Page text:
Aumolertinib significantly prolonged progression-free survival vs gefitinib in treatment-naïve patients with locally advanced or metastatic non–small cell lung cancer harboring EGFR mutations, according to findings from the phase 3 ANEAS trial published in the Journal of Clinical Oncology.
Aumolertinib significantly prolonged progression-free survival (PFS) vs gefitinib (Iressa) in treatment-naïve patients with locally advanced or metastatic non–small cell lung cancer (NSCLC) harboring EGFR mutations, according to findings from the phase 3 ANEAS trial (NCT03849768) published in the Journal of Clinical Oncology.
At a median follow-up of 20.5 months (95% CI, 18.0-20.6) for aumolertinib and 20.7 months (95% CI, 19.3-20.8) for gefitinib, the median duration of PFS was 19.3 months (95% CI, 17.8-20.8) and 9.9 months (95% CI, 8.3-12.6), respectively (HR, 0.46; 95% CI, 0.36-0.60; P < .0001). The 1-year PFS rates in the investigative and control arms were 69.5% and 46.3%, respectively; the 2-year rates were 32.5% and 12.9%, respectively.
Moreover, the PFS benefit achieved with aumolertinib proved to be consistent PFS benefit across all prespecified stratification factors, including EGFR mutation type and central nervous system (CNS) metastases status.
“These results suggest the possible use of aumolertinib as first-line treatment for EGFR-mutant NSCLC, particularly given the encouraging low rates of EGFR wild-type–mediated toxicity,” lead study author, Shun Lu, MD, a professor in the Department of Medical Oncology at Shanghai Chest Hospital, Shanghai JiaoTong University, and colleagues, wrote in the paper.
EGFR mutations are common oncogenic drivers of NSCLC. A need remains for third-generation EGFR inhibitors that are both effective in the first line and well tolerated. Aumolertinib is a novel third-generation EGFR TKI that is approved in China for use in patients with NSCLC whose tumors harbor an EGFR T790 mutation.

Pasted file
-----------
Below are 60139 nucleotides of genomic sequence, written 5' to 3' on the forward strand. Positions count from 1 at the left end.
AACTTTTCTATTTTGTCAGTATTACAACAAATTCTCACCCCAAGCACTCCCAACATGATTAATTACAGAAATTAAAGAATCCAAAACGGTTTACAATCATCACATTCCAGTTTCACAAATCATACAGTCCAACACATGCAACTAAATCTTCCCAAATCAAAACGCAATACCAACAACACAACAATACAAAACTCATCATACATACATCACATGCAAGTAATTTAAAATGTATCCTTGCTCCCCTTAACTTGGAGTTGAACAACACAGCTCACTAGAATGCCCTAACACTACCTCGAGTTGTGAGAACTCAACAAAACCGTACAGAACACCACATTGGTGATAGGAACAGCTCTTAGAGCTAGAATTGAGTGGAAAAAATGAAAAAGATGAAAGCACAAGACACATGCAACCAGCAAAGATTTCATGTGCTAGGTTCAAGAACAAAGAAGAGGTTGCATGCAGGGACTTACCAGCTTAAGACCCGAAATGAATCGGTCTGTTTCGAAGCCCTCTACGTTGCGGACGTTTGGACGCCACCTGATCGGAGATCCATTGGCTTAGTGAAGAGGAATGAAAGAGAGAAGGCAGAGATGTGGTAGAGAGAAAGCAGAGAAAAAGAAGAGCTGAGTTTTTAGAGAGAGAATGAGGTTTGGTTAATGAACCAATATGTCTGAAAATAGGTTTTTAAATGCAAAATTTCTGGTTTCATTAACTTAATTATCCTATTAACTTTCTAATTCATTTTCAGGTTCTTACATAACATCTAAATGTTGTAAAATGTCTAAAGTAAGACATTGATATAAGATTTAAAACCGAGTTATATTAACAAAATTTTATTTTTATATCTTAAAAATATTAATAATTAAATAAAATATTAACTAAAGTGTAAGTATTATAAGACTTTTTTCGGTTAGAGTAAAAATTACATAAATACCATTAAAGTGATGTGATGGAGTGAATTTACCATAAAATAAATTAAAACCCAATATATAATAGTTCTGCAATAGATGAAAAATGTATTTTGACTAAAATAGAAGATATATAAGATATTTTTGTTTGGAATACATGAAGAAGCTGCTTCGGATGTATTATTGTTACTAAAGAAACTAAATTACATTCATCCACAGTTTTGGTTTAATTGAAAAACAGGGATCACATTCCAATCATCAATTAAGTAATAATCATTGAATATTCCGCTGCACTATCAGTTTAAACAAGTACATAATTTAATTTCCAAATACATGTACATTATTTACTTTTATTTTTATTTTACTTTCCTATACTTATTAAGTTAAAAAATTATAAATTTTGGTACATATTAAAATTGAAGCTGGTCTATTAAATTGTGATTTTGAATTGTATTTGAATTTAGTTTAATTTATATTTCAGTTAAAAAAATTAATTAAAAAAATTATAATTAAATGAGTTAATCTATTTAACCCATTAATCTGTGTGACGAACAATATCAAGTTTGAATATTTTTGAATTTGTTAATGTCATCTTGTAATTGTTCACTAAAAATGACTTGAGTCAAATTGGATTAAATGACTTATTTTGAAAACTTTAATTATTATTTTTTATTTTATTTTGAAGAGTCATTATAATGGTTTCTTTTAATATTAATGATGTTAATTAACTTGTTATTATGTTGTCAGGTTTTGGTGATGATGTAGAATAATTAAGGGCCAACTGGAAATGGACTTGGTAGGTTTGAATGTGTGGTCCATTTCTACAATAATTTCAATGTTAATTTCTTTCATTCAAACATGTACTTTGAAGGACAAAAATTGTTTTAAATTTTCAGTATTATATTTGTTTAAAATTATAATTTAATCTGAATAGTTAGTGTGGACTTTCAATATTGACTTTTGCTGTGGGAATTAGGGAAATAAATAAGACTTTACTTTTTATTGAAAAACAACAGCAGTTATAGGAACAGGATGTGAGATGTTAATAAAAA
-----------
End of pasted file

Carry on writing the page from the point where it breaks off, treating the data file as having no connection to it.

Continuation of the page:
This randomized, double-blind trial enrolled patients with histologically or cytologically confirmed locally advanced or metastatic NSCLC and an EGFR mutation. Permitted EFGR mutations included sensitizing mutations, such as exon 19 deletions and L858R mutations, as detected by a central laboratory. Patients were required to have at least 1 measurable lesion of at least 10 mm per RECIST v1.1 criteria.
Those with asymptomatic and stable CNS metastases that did not require steroids for at least 2 weeks before the initiation of the study drug were permitted. However, those who had received prior systemic therapy, including prior treatment with an EGFR inhibitor, were excluded. Previous treatment in the adjuvant/neoadjuvant setting was allowed.
A total of 429 patients across 53 sites in China were randomly assigned 1:1 to receive aumolertinib at 110 mg once daily (n = 214) or gefitinib at 250 mg once daily (n = 215). Patients were stratified by type of EGFR mutation (exon 19 deletion vs L858R) and CNS metastases status (with vs without). Patients received treatment with the study drug until disease progression, withdrawal of consent, unacceptable toxicity, or other discontinuation criteria were met.
Treatment with the study drug was permitted beyond disease progression if patients continued to derive clinical benefits per treating investigator assessment. Patients in the gefitinib arm who acquired an EGFR T790M mutation were eligible to cross over to the aumolertinib arm.